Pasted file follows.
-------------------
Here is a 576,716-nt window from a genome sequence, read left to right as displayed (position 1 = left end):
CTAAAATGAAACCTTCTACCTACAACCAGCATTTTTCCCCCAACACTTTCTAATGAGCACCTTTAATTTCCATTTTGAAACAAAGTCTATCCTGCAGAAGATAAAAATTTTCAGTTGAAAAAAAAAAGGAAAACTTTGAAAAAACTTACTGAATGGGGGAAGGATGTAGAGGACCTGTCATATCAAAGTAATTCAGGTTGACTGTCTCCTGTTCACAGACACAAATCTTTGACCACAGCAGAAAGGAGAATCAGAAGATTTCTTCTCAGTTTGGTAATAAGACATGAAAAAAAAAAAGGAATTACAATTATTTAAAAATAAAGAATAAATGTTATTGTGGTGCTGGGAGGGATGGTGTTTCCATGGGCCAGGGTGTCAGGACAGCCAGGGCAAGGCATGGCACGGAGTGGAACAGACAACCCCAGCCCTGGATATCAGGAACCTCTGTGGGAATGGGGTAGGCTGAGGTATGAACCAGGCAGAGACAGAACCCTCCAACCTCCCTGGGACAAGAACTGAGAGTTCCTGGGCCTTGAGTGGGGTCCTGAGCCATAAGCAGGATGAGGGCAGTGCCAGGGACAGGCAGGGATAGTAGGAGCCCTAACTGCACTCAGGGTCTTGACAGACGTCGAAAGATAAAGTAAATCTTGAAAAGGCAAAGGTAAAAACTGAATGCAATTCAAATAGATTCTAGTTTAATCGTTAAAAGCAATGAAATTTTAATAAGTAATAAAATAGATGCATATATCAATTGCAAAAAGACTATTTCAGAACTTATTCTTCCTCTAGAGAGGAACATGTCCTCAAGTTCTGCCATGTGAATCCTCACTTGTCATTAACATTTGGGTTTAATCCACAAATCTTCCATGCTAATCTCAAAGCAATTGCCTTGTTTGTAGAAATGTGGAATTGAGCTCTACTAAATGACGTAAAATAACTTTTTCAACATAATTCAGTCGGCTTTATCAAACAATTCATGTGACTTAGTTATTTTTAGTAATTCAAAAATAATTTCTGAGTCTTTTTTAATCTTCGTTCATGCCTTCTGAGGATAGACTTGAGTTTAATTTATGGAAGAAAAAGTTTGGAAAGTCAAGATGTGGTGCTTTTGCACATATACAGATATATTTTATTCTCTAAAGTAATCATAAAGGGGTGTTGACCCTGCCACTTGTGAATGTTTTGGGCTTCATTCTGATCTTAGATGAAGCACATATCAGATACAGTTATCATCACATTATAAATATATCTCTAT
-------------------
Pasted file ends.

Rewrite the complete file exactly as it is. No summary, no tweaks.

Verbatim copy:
Here is a 576,716-nt window from a genome sequence, read left to right as displayed (position 1 = left end):
CTAAAATGAAACCTTCTACCTACAACCAGCATTTTTCCCCCAACACTTTCTAATGAGCACCTTTAATTTCCATTTTGAAACAAAGTCTATCCTGCAGAAGATAAAAATTTTCAGTTGAAAAAAAAAAGGAAAACTTTGAAAAAACTTACTGAATGGGGGAAGGATGTAGAGGACCTGTCATATCAAAGTAATTCAGGTTGACTGTCTCCTGTTCACAGACACAAATCTTTGACCACAGCAGAAAGGAGAATCAGAAGATTTCTTCTCAGTTTGGTAATAAGACATGAAAAAAAAAAAGGAATTACAATTATTTAAAAATAAAGAATAAATGTTATTGTGGTGCTGGGAGGGATGGTGTTTCCATGGGCCAGGGTGTCAGGACAGCCAGGGCAAGGCATGGCACGGAGTGGAACAGACAACCCCAGCCCTGGATATCAGGAACCTCTGTGGGAATGGGGTAGGCTGAGGTATGAACCAGGCAGAGACAGAACCCTCCAACCTCCCTGGGACAAGAACTGAGAGTTCCTGGGCCTTGAGTGGGGTCCTGAGCCATAAGCAGGATGAGGGCAGTGCCAGGGACAGGCAGGGATAGTAGGAGCCCTAACTGCACTCAGGGTCTTGACAGACGTCGAAAGATAAAGTAAATCTTGAAAAGGCAAAGGTAAAAACTGAATGCAATTCAAATAGATTCTAGTTTAATCGTTAAAAGCAATGAAATTTTAATAAGTAATAAAATAGATGCATATATCAATTGCAAAAAGACTATTTCAGAACTTATTCTTCCTCTAGAGAGGAACATGTCCTCAAGTTCTGCCATGTGAATCCTCACTTGTCATTAACATTTGGGTTTAATCCACAAATCTTCCATGCTAATCTCAAAGCAATTGCCTTGTTTGTAGAAATGTGGAATTGAGCTCTACTAAATGACGTAAAATAACTTTTTCAACATAATTCAGTCGGCTTTATCAAACAATTCATGTGACTTAGTTATTTTTAGTAATTCAAAAATAATTTCTGAGTCTTTTTTAATCTTCGTTCATGCCTTCTGAGGATAGACTTGAGTTTAATTTATGGAAGAAAAAGTTTGGAAAGTCAAGATGTGGTGCTTTTGCACATATACAGATATATTTTATTCTCTAAAGTAATCATAAAGGGGTGTTGACCCTGCCACTTGTGAATGTTTTGGGCTTCATTCTGATCTTAGATGAAGCACATATCAGATACAGTTATCATCACATTATAAATATATCTCTAT